Shin-Soo Choo is now a Texas Ranger ... the baseball variety, of course -- he hasn't been issued a rifle or a palomino yet or anything. The Rangers recently held a press conference at the Ballpark in Arlington to introduce Choo, touting him as the club's new leadoff hitter and starting left fielder.
The stitches in Choo's new uniform aren't even taut yet, but his jersey is already expelling wardrobe-related tremors throughout the baseball community. If that number on the back looks familiar, that's because it used to belong to Nelson Cruz.
About nine minutes after tweeting that photo from the presser, ESPN Dallas' Richard Durrett chirped out another useful little bit of information:
#Rangers GM Jon Daniels said he called Nelson Cruz and agent and expressed club's thanks, but expects him to sign elsewhere.— Richard Durrett (@espn_durrett) December 27, 2013
That's not an expectation. That's a guarantee.
Nelson Cruz will not be a Ranger in 2014.
So, what will he be?
A vagrant? A crime-fighting Shaolin monk? A Seattle Mariner?
It might be easier to start with what he will not be. There's almost no way Cruz will be worth the 4-year, $75 million deal he's reportedly seeking. He might not even be worth half that amount. FanGraphs has a handy scale they use to convert wins above replacement to dollars figures based on what a player would be worth as a free agent. According to their estimations, Cruz' contribution of 3.9 wins over the last three years was worth $18.3 million -- total. That works out to just over $6 million per season, or about a third of what he asking for on the open market.
It's not surprising that the Rangers have decided to move on from Cruz. Under general manager Jon Daniels, the club has consistently benefited from an impeccable ability to anticipate peaks in player performance. They've seen guys like Josh Hamilton, Mike Napoli, and Joe Nathan explode in Texas -- and they've also been pretty good at finding the right time to say goodbye.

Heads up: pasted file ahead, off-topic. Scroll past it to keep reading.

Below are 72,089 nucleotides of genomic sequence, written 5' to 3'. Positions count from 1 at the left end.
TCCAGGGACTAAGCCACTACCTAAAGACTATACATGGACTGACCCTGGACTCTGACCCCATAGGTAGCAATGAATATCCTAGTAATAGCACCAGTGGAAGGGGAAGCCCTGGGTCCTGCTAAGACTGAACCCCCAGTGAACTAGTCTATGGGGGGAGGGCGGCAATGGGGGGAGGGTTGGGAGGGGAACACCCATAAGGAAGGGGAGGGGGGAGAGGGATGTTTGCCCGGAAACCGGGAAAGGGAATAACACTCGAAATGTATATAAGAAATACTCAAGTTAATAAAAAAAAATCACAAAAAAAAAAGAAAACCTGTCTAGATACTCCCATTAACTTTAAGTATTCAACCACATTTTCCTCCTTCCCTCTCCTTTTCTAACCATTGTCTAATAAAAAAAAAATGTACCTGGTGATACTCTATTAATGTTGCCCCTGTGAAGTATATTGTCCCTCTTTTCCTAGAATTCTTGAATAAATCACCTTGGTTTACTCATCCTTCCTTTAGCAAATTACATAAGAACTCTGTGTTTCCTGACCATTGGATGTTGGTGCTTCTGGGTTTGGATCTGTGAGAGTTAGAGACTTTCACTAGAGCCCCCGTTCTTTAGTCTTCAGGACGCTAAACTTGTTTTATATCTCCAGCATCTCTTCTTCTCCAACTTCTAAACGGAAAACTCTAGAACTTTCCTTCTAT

While there might be some sunken costs at the tail end of their commitments to Choo and Fielder, both of those players have performed well above replacement level over the last several seasons.
Cruz has not.
As if his disproportionate demands weren't enough, signing Cruz will also require teams to forfeit a draft pick. The Rangers extended a qualifying offer to Cruz in November. Since he declined, Texas will receive a first round pick as compensation if he signs elsewhere. Being tethered to the loss of a pick has already subdued his market significantly.
Several teams have been rumored to have interest in the 33-year-old this winter.
The Mariners could continue to kick the tires since their first-rounder is protected, but they're flush with bat-only, DH-types after adding Corey Hart and Logan Morrison -- though, that might not stop them.
The Yankees already gave up their first-round pick, but they've already got their fair share of heirloom defensive liabilities in the outfield.
The Rockies, Royals, and Orioles have all popped up on the grapevine, but a variety of complications stand in the way of the Cruz camp fielding serious offers from those clubs. Strangely enough, Oakland showed brief interest -- thanks to Billy Beane's recent infatuation with flyable hitters. Cruz is one of the best hitter's in baseball when it comes to simply putting the ball into the sky (career flyable rate of 43%), but his price tag probably crushed that notion in the end.
Teams in search of a one-dimensional home run threat probably have Cruz at the top of their queue. He's put up a .495 slugging percentage, which is certainly a valuable skill. However, his .327 career on-base percentage and his subpar defense in the outfield limit his overall value considerably.
Not to mention the fact that players like Cruz tend to age poorly.
At his peak, Cruz was a special player. From 2009 to 2010, he was worth nearly eight wins to the Rangers. He hit 55 home runs, drove in over 150 runs, and stole almost 40 bases over that span. But every facet of his game has declined since -- other than the .506 slugging percentage he put up in 2013.
The effect performance-enhancing drugs have on baseball players is a heated polemic, but there's no need to take this outside. Five very simple statements can be applied to Nelson Cruz' involvement with PEDS:
- He admitted to using PEDs after being suspended
- HGH increases muscle mass in human beings
- His slugging and isolated power numbers improved in 2013 despite a decline in almost every other statistical category
- 2013 was a contract year
- He's still adorable
No one really knows whether to not Cruz' boosted slugging was the result of his PED use, but it will be interesting to see if his apparent PED boost results in a lofty payday.
The Rangers have given Cruz a chance to walk the earth in search of that mega-deal elsewhere, but it might take him a while.
Even if he finds a team misguided enough to give it to him, he'll probably still end up looking like a bum.